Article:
There are few networks that can readily be counted on for consistent programming: Major networks have no problem latching on to whatever is hot, most of basic cable has become too niche-y (another cake show?), and premium cable isn't the sure thing it used to be. But over at FX, the network has changed from its early days of one long magazine-style show to a clear trendsetter simply by bucking trends. Whenever FX announces a new program, there's a feeling that it's going to be of a certain quality—and unlike anything else you see on television.
We asked FX president and general manager John Landgraf what the network looks for in a show when it's shopping for new material. "Something that's not on television," he told us. "Something specific, distinctive, and original. If it's a drama, something wildly entertaining with great characters, but it also has to be ambitious. If it's a comedy, something with great characters that's also laugh-out-loud funny."
It's a philosophy that's worked for FX: The network's shows, be they comedies or dramas, are risky endeavors, but the result is programming with a very distinct feel (see: last night's premiere of Justified). Here are the 10 best shows from FX's library and how they transformed typical fare into something wholly original.
(2007 - 2008)
Genre Broken: Family Drama
There's nothing that original about a family trying to make it in this world, but FX put a spin on the standard family drama by making its show about a clan of gypsy-like nomads. A clan of gypsy-like nomads who are con artists. And they stumble upon a vacant house in an affluent neighborhood and assume the identities of the homeowners, who they just happened to kill in a car crash. Not your typical primetime programming.
(2005 - 2008)
Genre Broken: The Reality Social Experiment
Most reality shows that call themselves "social experiments" milk a premise for a whole season, saying "wouldn't it be fun if [person A] and [person B] switch roles and we filmed it?" FX hired Morgan Spurlock, the man who daringly subjected himself to eating nothing but McDonald's for a month in Super Size Me, and the result was 30 Days. Subjects were totally immersed in a strange lifestyle for 30 days (i.e. a conservative Christian lived in San Francisco's gay-friendly Castro district) and the results were eye-opening. Elsewhere on the airwaves, The Bachelor and its tales of fake love still plague our eyeballs.
(2003 - 2010)
Genre Broken: The Medical Drama
Dashing doctors, life-and-death situations, saving a kid with cancer... Nip/Tuck wants nothing to do with that horse crap. Instead, creator Ryan Murphy decided to take two vain plastic surgeons, send them to Miami, and let them bang their patients and anything else that moved. The result was one of the most shocking television shows ever to air on basic cable; it's a must-see for all you sick fetishists out there.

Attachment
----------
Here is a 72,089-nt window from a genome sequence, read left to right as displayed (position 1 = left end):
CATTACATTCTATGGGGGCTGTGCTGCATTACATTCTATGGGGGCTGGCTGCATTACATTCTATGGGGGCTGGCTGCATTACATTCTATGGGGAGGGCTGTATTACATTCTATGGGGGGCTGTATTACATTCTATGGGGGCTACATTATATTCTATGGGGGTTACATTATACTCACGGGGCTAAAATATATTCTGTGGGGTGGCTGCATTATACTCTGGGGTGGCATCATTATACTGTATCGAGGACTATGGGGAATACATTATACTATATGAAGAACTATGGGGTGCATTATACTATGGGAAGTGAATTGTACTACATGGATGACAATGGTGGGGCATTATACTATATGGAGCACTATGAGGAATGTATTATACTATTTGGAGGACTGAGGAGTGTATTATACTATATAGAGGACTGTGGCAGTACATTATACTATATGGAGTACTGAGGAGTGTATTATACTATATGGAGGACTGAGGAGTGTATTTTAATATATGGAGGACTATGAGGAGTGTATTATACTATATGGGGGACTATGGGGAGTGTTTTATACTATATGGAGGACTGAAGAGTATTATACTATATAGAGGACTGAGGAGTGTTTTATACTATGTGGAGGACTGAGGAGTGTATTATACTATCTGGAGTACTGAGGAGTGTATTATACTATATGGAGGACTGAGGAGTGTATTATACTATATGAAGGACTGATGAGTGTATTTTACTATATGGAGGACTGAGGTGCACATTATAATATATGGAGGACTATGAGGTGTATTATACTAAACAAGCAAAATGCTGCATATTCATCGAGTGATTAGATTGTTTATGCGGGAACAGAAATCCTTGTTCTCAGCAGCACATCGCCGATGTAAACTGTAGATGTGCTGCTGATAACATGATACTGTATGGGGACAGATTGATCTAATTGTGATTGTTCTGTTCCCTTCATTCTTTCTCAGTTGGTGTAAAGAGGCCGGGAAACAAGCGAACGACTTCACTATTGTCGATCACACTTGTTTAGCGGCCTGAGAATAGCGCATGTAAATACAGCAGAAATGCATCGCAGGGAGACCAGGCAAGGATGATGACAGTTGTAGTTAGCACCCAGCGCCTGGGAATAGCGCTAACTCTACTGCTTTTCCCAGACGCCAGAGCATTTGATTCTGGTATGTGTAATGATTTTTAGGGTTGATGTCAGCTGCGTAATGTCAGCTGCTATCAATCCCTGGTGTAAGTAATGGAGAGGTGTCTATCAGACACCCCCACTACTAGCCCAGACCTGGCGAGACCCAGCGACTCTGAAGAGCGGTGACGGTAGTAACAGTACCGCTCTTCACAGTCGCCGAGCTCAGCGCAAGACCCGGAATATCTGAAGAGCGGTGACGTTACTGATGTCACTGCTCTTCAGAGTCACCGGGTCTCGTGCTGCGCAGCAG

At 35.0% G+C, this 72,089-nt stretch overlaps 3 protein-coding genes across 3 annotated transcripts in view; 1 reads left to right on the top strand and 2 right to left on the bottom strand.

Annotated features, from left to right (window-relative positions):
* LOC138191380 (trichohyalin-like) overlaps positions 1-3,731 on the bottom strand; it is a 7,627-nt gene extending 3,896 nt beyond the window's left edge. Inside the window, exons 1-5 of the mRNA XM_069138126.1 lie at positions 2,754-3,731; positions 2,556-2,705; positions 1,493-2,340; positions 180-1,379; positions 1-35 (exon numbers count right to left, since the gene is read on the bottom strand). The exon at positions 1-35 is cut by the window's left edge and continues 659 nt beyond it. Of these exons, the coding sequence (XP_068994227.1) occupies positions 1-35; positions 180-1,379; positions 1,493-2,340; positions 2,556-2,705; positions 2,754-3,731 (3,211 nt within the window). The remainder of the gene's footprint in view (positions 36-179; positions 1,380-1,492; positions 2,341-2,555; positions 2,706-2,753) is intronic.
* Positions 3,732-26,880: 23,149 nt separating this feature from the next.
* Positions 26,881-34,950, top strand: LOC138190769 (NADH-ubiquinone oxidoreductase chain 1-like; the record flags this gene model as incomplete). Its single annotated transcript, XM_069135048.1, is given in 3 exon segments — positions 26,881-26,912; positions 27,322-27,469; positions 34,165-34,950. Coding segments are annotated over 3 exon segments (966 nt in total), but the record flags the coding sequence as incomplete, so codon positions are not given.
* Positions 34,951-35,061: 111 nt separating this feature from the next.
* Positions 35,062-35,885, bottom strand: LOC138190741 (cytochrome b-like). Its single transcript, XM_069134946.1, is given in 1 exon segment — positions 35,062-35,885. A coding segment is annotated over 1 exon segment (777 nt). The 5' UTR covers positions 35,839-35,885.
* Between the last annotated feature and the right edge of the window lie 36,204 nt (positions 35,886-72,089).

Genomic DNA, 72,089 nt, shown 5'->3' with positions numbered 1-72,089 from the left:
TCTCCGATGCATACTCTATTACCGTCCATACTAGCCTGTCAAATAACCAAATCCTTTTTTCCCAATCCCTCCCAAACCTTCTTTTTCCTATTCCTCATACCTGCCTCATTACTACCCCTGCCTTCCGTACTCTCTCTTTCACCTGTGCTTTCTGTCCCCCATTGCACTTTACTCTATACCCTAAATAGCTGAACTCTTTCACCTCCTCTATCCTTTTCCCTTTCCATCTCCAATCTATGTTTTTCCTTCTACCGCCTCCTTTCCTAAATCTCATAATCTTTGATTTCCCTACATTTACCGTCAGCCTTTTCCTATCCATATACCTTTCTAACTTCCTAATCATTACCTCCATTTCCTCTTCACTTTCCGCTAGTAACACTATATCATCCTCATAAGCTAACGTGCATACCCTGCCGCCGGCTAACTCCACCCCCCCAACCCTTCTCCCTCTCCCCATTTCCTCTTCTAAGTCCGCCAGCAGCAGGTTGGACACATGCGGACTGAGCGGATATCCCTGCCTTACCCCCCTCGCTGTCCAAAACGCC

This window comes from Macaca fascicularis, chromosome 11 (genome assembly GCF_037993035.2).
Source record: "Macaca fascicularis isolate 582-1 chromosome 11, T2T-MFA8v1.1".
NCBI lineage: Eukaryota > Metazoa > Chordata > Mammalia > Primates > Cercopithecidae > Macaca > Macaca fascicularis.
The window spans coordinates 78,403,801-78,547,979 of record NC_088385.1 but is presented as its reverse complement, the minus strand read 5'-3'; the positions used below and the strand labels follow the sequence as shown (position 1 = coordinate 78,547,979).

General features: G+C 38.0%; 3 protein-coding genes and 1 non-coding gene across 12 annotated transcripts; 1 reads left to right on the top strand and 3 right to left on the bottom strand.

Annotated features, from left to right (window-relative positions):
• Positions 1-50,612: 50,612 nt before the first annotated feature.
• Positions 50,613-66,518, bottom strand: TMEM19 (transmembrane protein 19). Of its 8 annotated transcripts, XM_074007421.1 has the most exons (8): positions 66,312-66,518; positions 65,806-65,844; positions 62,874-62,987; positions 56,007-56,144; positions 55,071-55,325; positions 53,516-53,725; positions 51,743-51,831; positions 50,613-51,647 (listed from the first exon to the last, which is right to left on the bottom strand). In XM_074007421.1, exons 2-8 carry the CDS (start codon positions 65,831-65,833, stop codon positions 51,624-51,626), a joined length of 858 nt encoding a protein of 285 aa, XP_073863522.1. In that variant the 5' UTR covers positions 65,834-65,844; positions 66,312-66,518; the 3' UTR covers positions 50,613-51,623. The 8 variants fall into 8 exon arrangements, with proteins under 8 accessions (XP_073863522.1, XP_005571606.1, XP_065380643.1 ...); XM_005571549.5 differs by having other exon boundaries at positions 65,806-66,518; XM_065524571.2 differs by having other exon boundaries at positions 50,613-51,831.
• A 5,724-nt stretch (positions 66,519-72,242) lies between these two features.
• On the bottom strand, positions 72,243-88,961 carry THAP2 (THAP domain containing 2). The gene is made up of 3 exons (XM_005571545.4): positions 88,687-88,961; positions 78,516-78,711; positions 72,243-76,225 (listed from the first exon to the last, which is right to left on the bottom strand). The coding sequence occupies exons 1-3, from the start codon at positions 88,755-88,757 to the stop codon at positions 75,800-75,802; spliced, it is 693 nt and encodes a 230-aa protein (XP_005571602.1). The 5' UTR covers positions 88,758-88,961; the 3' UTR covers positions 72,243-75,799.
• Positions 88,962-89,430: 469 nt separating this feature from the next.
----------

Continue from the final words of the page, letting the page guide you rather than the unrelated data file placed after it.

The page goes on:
(2005 - current)
Genre Broken: The Sitcom
Here's how a typical sitcom is developed: Find a star, come up with a silly premise, let the cameras roll. How did It's Always Sunny in Philadelphia get started? Three unknowns shot a pilot on a camcorder for a rumored $200 (although it was probably less) and shopped it around, at which point FX grabbed it. The show has since emerged from its initial cult status and become a huge hit among the major 18-34 demographic. With its crass humor, awkward situations, and taboo subjects, it's right at home on FX. And huffing glue is cool again!
(2008 - current)
Genre Broken: Shakespearean Family Drama
William Shakespeare never wrote "And Romeo rodeth on a chopper to his fair lady Juliet," but of all the shows that have mimicked The Bard's tales, we think he would be especially revved up for Sons of Anarchy. More than just a show about a bunch of beer-swilling sweathogs who ride Harleys, SoA' "Hamlet on wheels" story runs over familial power struggles like few other shows have.
Genre Broken: The Western
FX's latest entry features a U.S. Marshal patrolling rural Kentucky—but instead of being set in in the late 1800s, Justified takes place today. The rules of the Wild West, however, remain largely the same. And instead of mustachioed bank robbers galloping away on steeds, the bad guys fire rocket launchers at marijuana-worshipping churches and speed off in their SUVs. Oh, and they're Nazi-supporting rednecks.
Genre Broken: The Adult Cartoon
The resurgence of cartoons for mature audiences peaked during the heyday of Adult Swim. Or so we thought. While those programs were largely eye-candy for red-eyed stoners, Archer appeals to anyone with a twisted sense of humor (though I've heard pot certainly doesn't hurt). It's hard to believe that creator Adam Reed (Sealab 2021, Frisky Dingo) actually toned it down for Archer, but the result is his best work yet and FX's funniest program, live or drawn.
Genre Broken: The Legal Drama
It's been called the best show on television more than once, and with good reason. While a typical lawyer show climaxes in a courtroom, Damages—now in its third season—has only had a few minutes of courtroom drama. Because Damages is a show about power and the lengths people will go to in order to get it. Adding to the show's uniqueness, Damages boasts a fragmented storytelling structure and more twists than a Chubby Checker album. And we can never say enough about its amazing cast.
Genre Broken: The Cop Show
The first of FX's major breakthroughs, The Shield didn't subscribe to the idea of blindly praising the police force, and why should it have? Corruption among cops had been all over the newspapers for decades. The Shield burst onto the scene with one of the best pilots in recent memory, and showed not only that cops could be crooked, but that corruption had deep roots and was sometimes tolerated, too. It made us scared to call 911, for fear that Vic Mackey might show up.